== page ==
WASHINGTON -- The No. 2 U.S. Senate Democrat urged General Motors Co. and Chrysler Group to negotiate a compromise about dealership closings with four dealer groups representing the affected stores,including the most aggressive dealer-rights advocate.
That group, the Committee to Restore Dealer Rights, has been shunned by the two automakers. It represents about 2,000 rejected GM and Chrysler dealerships.
Senate Majority Whip Richard Durbin, D-Ill., sent letters to GM CEO Fritz Henderson and Chrysler CEO Sergio Marchionne urging their companies “to participate in a constructive dialogue with the key groups” representing affected dealerships.
His Sept. 14 letter then named the groups: the National Automobile Dealers Association, the Automotive Trade Association Executives, the National Association of Minority Automobile Dealers and the Committee to Restore Dealer Rights.
GM has previously expressed a willingness to talk only with NADA, saying it represents all dealerships. The automaker reiterated that preference today.
“We believe the NADA remains the best channel for discussions as they represent all dealers,” GM spokesman Greg Martin said.
Chrysler was more conciliatory. A company spokesperson said today that Chrysler is willing to meet with the Committee as part of the negotiations.
“We have been in contact with the senator's office and are available to discuss with the principal parties involved the benefits of a realigned and efficient dealer network to the Chrysler Group,” the spokesperson said. “We also are open to discussion on all of the relevant issues with regard to the discontinued dealers.”
Durbin has been trying to schedule talks that involve the dealer groups, the automakers, several lawmakers that have been advocates for the dealers, and the Obama administration's auto task force.
No date has been set for the first meeting, a Durbin spokesman said.
The talks are intended as an alternative to legislation that would reverse Chrysler's shuttering of 789 dealerships and GM's plan to close 1,350 stores by October 2010.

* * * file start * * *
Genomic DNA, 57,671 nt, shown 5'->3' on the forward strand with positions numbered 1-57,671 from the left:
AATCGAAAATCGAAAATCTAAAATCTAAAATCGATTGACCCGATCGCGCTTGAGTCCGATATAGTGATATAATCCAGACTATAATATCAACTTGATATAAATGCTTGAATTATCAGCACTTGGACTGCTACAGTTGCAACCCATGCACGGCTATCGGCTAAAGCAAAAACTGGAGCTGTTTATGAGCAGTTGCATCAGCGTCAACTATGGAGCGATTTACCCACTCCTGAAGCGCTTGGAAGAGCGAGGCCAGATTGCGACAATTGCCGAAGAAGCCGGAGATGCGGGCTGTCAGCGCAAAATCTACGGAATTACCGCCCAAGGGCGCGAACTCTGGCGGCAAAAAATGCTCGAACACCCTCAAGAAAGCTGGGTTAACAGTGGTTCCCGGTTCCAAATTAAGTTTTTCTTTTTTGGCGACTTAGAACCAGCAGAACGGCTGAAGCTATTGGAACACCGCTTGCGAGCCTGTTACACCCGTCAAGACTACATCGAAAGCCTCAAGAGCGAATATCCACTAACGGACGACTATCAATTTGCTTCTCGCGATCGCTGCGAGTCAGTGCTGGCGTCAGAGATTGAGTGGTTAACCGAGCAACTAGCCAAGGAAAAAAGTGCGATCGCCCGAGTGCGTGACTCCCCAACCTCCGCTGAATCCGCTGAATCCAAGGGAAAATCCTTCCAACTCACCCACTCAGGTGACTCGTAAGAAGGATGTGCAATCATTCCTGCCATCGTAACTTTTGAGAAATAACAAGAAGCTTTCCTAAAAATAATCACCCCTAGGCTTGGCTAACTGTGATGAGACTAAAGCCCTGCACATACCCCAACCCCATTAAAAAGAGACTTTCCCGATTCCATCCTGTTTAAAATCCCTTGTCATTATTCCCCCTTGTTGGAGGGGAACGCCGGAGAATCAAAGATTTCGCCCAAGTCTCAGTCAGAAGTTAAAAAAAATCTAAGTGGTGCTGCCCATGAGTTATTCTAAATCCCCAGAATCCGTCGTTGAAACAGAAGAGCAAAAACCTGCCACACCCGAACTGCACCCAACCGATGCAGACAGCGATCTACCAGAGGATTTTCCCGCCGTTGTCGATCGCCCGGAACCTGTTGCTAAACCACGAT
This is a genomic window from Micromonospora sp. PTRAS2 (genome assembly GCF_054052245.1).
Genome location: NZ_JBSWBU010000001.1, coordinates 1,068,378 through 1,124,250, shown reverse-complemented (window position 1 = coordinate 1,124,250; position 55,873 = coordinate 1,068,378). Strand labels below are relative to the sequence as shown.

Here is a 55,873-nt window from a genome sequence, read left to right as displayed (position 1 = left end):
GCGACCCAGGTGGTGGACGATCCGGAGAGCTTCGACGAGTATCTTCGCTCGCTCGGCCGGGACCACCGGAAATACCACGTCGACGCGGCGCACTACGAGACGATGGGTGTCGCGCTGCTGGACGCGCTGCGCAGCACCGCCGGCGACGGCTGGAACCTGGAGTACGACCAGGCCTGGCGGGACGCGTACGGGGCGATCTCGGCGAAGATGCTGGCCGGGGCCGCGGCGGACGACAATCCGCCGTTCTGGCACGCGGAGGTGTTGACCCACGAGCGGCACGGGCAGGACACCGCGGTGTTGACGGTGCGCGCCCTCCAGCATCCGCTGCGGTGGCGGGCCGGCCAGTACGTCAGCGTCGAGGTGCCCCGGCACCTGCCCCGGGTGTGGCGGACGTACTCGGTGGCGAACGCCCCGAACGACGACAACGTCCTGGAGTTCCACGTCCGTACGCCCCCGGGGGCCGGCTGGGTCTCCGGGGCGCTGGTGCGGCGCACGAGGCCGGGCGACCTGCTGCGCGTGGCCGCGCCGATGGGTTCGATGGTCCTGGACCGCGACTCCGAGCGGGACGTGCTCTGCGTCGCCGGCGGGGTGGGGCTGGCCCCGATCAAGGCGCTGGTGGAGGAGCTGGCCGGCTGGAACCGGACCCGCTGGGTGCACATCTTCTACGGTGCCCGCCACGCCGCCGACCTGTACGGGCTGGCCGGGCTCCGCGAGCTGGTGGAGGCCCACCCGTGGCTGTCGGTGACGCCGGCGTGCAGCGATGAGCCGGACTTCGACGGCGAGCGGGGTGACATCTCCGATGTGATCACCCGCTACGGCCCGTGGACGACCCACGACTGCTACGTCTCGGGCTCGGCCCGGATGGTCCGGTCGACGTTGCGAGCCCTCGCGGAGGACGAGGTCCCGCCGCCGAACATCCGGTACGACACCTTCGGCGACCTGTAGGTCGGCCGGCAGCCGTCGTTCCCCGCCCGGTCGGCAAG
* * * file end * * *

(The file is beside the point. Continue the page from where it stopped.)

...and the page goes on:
The legislation passed the House this summer but stalled in the Senate.
Jack Fitzgerald, a Kensington, Md., dealer who helps lead the Committee, said GM would eventually have to buckle and agree to talk with the group.
“I'm sorry to hear that GM is balking at talking with us, but if Senator Durbin wants that to change, I don't think GM can keep refusing,” he said.
As for Chrysler's willingness to talk with the Committee, Fitzgerald said, “That's a first step, isn't it?”
NADA spokesman David Hyatt did not immediately respond to a request for comment.
The Committee had offered repeatedly over the summer to meet with the two automakers to discuss a compromise.
GM refused, and Chrysler ignored the group's overtures, said dealer Tamara Darvish of Silver Spring, Md., another leader of the Committee.
The Committee had organized a grassroots dealer lobbying campaign this summer that led to House passage of the legislation.
Compromise talks were delayed for months while NADA and the Committee feuded on what kind of compromise to propose. The Automotive Trade Association Executives and the National Association of Minority Automobile Dealers sided with NADA.
The dispute burst into the open last month when the two groups submitted differing proposals to lawmakers.
The groups finally came together with a unified proposal earlier this month.
It calls for GM and Chrysler to disclose the criteria used to pick dealerships for rejection and to reinstate any stores that exceeded the standards. A dealer not restored could appeal to an arbitration panel.
Their proposal also would require closed dealerships to be paid $3,000 per unit for vehicles sold in 2006, 2007 or 2008, with the dealer picking the year.